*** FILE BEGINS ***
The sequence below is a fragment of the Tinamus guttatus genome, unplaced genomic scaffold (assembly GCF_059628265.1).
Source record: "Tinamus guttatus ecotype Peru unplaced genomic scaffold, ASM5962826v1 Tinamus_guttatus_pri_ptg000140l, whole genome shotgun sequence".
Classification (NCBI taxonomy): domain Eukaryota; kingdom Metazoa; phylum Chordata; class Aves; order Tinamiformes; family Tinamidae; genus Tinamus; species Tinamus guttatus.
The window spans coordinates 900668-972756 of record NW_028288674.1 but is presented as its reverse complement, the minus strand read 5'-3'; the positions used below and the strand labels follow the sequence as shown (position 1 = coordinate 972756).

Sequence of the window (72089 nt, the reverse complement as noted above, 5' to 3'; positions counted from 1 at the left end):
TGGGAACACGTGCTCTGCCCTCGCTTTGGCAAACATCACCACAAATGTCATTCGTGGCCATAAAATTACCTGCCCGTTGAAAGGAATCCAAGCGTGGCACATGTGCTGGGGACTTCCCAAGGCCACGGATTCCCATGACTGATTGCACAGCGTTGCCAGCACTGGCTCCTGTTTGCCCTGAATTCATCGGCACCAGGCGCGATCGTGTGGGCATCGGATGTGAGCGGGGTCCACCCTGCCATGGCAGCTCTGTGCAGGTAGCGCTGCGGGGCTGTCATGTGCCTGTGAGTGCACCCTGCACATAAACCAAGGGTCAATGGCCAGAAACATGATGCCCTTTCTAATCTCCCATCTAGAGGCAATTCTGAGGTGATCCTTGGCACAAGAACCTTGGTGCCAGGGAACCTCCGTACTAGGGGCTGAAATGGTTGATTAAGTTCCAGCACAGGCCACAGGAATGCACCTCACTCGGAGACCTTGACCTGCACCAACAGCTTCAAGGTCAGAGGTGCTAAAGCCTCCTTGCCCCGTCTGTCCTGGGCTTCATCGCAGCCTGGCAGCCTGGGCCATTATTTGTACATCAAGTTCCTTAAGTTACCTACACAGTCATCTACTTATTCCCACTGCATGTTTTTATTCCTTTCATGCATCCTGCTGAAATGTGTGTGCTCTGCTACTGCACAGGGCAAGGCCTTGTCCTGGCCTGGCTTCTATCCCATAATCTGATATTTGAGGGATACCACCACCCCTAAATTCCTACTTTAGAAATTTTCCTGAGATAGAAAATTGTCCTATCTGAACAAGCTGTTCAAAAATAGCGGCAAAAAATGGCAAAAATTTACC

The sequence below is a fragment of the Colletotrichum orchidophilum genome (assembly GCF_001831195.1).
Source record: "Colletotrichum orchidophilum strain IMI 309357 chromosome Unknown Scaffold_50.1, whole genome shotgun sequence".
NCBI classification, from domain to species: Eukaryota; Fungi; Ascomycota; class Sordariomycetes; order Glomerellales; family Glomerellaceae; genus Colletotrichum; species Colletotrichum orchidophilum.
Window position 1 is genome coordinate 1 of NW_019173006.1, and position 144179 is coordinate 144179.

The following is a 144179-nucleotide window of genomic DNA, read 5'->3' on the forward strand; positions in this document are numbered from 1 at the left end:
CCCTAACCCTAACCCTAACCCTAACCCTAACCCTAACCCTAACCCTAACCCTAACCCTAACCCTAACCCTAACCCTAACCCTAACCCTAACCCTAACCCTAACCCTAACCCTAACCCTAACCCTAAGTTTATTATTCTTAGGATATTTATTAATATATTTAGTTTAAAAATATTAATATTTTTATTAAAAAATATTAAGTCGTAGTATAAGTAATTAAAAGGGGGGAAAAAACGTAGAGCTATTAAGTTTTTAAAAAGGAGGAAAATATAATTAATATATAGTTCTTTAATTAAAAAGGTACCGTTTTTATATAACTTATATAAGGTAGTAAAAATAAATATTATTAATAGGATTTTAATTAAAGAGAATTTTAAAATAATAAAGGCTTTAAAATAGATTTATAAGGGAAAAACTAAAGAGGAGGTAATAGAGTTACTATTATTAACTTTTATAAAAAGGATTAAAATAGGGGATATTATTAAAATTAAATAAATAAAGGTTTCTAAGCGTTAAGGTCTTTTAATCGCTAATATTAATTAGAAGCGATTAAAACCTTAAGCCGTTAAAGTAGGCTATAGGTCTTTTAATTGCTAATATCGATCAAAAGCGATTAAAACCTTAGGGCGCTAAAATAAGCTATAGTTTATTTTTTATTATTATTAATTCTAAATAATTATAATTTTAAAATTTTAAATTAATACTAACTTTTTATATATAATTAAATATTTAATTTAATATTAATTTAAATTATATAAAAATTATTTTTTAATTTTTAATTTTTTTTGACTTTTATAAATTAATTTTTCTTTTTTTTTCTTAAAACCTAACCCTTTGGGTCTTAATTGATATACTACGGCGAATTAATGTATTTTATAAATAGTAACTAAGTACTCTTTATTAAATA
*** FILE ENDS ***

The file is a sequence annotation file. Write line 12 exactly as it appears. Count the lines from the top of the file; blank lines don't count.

CCCTAACCCTAACCCTAACCCTAACCCTAACCCTAACCCTAACCCTAACCCTAACCCTAACCCTAACCCTAACCCTAACCCTAACCCTAACCCTAACCCTAACCCTAACCCTAACCCTAACCCTAAGTTTATTATTCTTAGGATATTTATTAATATATTTAGTTTAAAAATATTAATATTTTTATTAAAAAATATTAAGTCGTAGTATAAGTAATTAAAAGGGGGGAAAAAACGTAGAGCTATTAAGTTTTTAAAAAGGAGGAAAATATAATTAATATATAGTTCTTTAATTAAAAAGGTACCGTTTTTATATAACTTATATAAGGTAGTAAAAATAAATATTATTAATAGGATTTTAATTAAAGAGAATTTTAAAATAATAAAGGCTTTAAAATAGATTTATAAGGGAAAAACTAAAGAGGAGGTAATAGAGTTACTATTATTAACTTTTATAAAAAGGATTAAAATAGGGGATATTATTAAAATTAAATAAATAAAGGTTTCTAAGCGTTAAGGTCTTTTAATCGCTAATATTAATTAGAAGCGATTAAAACCTTAAGCCGTTAAAGTAGGCTATAGGTCTTTTAATTGCTAATATCGATCAAAAGCGATTAAAACCTTAGGGCGCTAAAATAAGCTATAGTTTATTTTTTATTATTATTAATTCTAAATAATTATAATTTTAAAATTTTAAATTAATACTAACTTTTTATATATAATTAAATATTTAATTTAATATTAATTTAAATTATATAAAAATTATTTTTTAATTTTTAATTTTTTTTGACTTTTATAAATTAATTTTTCTTTTTTTTTCTTAAAACCTAACCCTTTGGGTCTTAATTGATATACTACGGCGAATTAATGTATTTTATAAATAGTAACTAAGTACTCTTTATTAAATA